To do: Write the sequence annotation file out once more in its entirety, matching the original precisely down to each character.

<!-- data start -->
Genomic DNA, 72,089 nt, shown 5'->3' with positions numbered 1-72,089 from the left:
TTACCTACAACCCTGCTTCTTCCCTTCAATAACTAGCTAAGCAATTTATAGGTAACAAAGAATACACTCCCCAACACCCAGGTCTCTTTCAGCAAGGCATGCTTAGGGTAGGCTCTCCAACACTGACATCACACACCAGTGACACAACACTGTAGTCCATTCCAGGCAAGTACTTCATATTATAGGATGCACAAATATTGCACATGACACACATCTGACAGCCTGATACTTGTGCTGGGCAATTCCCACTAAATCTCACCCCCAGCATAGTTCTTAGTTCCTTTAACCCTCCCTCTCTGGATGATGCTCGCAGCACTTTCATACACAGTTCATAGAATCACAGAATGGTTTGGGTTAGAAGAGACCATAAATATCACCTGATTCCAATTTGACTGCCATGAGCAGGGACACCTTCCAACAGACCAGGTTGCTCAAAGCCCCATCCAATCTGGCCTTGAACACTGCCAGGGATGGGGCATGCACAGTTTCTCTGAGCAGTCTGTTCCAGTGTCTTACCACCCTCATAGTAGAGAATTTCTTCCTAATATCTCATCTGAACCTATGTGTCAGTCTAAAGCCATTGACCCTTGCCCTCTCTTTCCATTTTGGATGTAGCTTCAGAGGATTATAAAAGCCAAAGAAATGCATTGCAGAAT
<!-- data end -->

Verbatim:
Genomic DNA, 72,089 nt, shown 5'->3' with positions numbered 1-72,089 from the left:
TTACCTACAACCCTGCTTCTTCCCTTCAATAACTAGCTAAGCAATTTATAGGTAACAAAGAATACACTCCCCAACACCCAGGTCTCTTTCAGCAAGGCATGCTTAGGGTAGGCTCTCCAACACTGACATCACACACCAGTGACACAACACTGTAGTCCATTCCAGGCAAGTACTTCATATTATAGGATGCACAAATATTGCACATGACACACATCTGACAGCCTGATACTTGTGCTGGGCAATTCCCACTAAATCTCACCCCCAGCATAGTTCTTAGTTCCTTTAACCCTCCCTCTCTGGATGATGCTCGCAGCACTTTCATACACAGTTCATAGAATCACAGAATGGTTTGGGTTAGAAGAGACCATAAATATCACCTGATTCCAATTTGACTGCCATGAGCAGGGACACCTTCCAACAGACCAGGTTGCTCAAAGCCCCATCCAATCTGGCCTTGAACACTGCCAGGGATGGGGCATGCACAGTTTCTCTGAGCAGTCTGTTCCAGTGTCTTACCACCCTCATAGTAGAGAATTTCTTCCTAATATCTCATCTGAACCTATGTGTCAGTCTAAAGCCATTGACCCTTGCCCTCTCTTTCCATTTTGGATGTAGCTTCAGAGGATTATAAAAGCCAAAGAAATGCATTGCAGAAT